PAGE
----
One may know your secret – never a second. If three [know], a thousand will know.
Go you must. No guest shall stay in one place for ever. Love will be lost if you sit too long at a friend’s fire.
Load no man with lavish gifts. Small presents often win great praise. With a loaf cut and a cup shared I found fellowship.
A log’s flame leaps to another, fire kindles fire. A man listens thus he learns. The shy [man] stays shallow.
Rise early, attend to work if there’s no helping hand. The morning sleeper has much undone. The quick will catch the prize.
A prudent man wields his power in modest measure.
A lone fir in an open field withers away. A lone man loved by none – how can he live long?
A man needs warmth, the warmth of fire and of the shining sun. A healthy man is a happy man who’s neither ill nor injured.
Of small sand of small seas, small minds are made. Not all men are matched in wisdom – the imperfect are easy to find.
Though Heaven be high, the gate is low – And he that comes in there must bow – The lofty looks shall ne’er – Have entrance there.
O God! Since Thou delight’st to rest – In the humble contrite heart – First make me so to be – Then dwell with me. - Thomas Washbourne (1606-1687)
I need Thy presence every passing hour – What but thy grace can foil the tempter’s power? – Who like Thyself my guide and stay can be? – Through cloud and sunshine, O abide with me. - Fourth verse of poem by Henry Lyte (1793-1847)
Death stands above me, whispering low – I know not what into my ear – Of his strange language all I know – Is, there is not a word of fear. - Walter Landor (1775-1864)
Be happy with what you have while working for what you want.
Quarrels would not last so long if there was fault only on one side.
Kindness is the sunshine of social life.
A chip on the shoulder is an indication of wood higher up.
Don’t worry about what other people are thinking of you.
HUMOR: Husband: “I am the boss.” Wife: “I am nothing and therefore you are the boss of nothing.”
1. One afternoon when I was in junior high school, we boys were playing a game of baseball. I was pitching and Scott Glenn (The future distinguished actor) was at bat. I knew that if I threw the ball on the inside of the plate he would hit it a “country mile” for a home run. And I knew that if I threw the ball just off the outside of the plate he would swing at it and miss. So three such pitches by me and he was called out. He has been successful in life, but that day he went down.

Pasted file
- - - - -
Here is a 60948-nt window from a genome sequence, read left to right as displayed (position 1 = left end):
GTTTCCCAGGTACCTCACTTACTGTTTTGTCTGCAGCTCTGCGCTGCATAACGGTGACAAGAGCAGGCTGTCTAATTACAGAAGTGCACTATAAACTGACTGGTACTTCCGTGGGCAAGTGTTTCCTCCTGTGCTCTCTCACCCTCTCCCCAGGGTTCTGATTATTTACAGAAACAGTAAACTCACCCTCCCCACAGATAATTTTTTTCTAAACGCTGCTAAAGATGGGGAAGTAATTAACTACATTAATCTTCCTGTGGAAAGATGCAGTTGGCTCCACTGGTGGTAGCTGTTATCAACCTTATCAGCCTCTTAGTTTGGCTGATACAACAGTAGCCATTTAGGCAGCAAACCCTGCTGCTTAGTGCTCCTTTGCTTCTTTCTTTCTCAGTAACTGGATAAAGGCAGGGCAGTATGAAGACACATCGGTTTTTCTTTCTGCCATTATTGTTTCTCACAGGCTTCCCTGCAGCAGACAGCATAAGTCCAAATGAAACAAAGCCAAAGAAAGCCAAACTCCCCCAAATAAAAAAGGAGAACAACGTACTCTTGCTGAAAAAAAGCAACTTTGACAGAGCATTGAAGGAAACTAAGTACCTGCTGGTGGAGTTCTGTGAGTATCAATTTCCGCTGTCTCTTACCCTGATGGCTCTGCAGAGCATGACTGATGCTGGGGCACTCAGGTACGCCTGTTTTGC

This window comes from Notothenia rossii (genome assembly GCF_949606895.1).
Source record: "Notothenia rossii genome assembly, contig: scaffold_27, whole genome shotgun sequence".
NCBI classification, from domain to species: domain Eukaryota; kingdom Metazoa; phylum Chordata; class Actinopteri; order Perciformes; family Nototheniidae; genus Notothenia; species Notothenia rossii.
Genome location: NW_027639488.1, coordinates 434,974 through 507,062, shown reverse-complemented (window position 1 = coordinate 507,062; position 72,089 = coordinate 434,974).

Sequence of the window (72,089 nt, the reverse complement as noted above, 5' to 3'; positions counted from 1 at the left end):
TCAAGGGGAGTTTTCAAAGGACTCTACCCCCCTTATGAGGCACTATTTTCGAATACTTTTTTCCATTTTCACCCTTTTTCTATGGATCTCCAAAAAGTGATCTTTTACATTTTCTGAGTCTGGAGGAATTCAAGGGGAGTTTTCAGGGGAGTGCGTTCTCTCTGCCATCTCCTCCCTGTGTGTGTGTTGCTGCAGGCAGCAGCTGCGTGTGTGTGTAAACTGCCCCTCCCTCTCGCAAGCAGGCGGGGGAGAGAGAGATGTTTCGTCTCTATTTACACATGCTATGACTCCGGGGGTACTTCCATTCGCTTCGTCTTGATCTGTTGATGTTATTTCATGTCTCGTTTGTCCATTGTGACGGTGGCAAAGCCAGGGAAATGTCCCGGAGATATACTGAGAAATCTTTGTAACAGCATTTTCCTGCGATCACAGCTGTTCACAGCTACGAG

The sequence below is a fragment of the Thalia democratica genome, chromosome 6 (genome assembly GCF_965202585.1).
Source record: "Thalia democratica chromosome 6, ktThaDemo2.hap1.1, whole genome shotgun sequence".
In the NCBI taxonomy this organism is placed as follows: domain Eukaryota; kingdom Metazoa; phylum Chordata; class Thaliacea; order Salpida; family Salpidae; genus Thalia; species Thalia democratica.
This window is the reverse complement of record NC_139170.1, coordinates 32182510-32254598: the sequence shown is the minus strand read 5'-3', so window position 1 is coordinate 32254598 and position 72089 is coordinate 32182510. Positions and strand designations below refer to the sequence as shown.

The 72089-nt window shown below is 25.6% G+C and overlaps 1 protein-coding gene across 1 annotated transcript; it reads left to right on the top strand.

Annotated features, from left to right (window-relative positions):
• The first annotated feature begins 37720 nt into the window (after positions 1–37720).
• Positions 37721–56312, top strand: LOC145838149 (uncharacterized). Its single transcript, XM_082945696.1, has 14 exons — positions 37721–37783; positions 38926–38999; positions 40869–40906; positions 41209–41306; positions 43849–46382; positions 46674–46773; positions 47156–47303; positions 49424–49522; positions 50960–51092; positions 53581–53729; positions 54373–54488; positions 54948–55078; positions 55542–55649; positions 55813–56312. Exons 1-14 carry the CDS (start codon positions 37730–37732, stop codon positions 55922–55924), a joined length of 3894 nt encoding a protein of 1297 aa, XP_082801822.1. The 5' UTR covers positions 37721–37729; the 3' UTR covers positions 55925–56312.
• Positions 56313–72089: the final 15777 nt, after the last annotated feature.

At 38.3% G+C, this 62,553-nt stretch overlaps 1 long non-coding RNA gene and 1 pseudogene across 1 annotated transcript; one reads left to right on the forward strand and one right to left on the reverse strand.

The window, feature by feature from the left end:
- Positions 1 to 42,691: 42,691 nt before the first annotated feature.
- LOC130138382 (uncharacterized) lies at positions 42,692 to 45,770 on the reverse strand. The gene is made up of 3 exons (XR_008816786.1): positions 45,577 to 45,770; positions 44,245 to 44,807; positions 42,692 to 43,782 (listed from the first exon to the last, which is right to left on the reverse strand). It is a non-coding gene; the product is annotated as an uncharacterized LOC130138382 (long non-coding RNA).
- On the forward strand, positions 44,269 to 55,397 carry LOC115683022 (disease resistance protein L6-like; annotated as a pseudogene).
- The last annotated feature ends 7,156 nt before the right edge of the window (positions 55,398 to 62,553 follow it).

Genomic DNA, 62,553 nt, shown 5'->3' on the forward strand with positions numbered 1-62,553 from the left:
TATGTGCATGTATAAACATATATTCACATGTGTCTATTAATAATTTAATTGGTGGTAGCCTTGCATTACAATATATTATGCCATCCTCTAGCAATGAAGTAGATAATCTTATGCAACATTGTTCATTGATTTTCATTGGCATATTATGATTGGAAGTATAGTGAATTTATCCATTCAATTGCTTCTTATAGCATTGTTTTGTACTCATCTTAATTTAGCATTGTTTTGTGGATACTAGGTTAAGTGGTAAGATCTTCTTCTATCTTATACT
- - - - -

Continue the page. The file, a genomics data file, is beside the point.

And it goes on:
2. After my family came to Bryn Athyn, I worked at several minor jobs such as child-sitting, lawn-mowing, working at Soneson’s Store. The money I saved helped to pay for my college in Bryn Athyn. Each month after college, for several years, I paid cash at Leonard Gyllenhaal’s office until my tuition was paid, in full.
The meager income I made while working at the Cathedral paid for my modest home in Pine Run Park. But one day the pastor decided to remove me from my job. As a direct consequence of his decision my mother’s health deteriorated and life became very painful. Under stress she developed almost uncontrollable asthma. There were several hospitalizations. Most nights I was up, attending to her breathing difficulties. My health failed. I had not had health or home owner’s insurance for 15 years. Just before her death, in desperation, I wrote a letter to the pastor, asking for financial aid – the only time in my life that I have asked for such help.
At a regular meeting of the Bryn Athyn ministers, the pastor tossed my letter onto the table and asked coldly, “Does anyone want to take this?” All refused except one younger minister – no good came of his efforts. I know these facts regarding the meeting because someone at the meeting later told me the details.
Where were the Good Samaritans? Where was Christian love? The pastor should not have turned his back to those who were suffering, whose suffering he caused.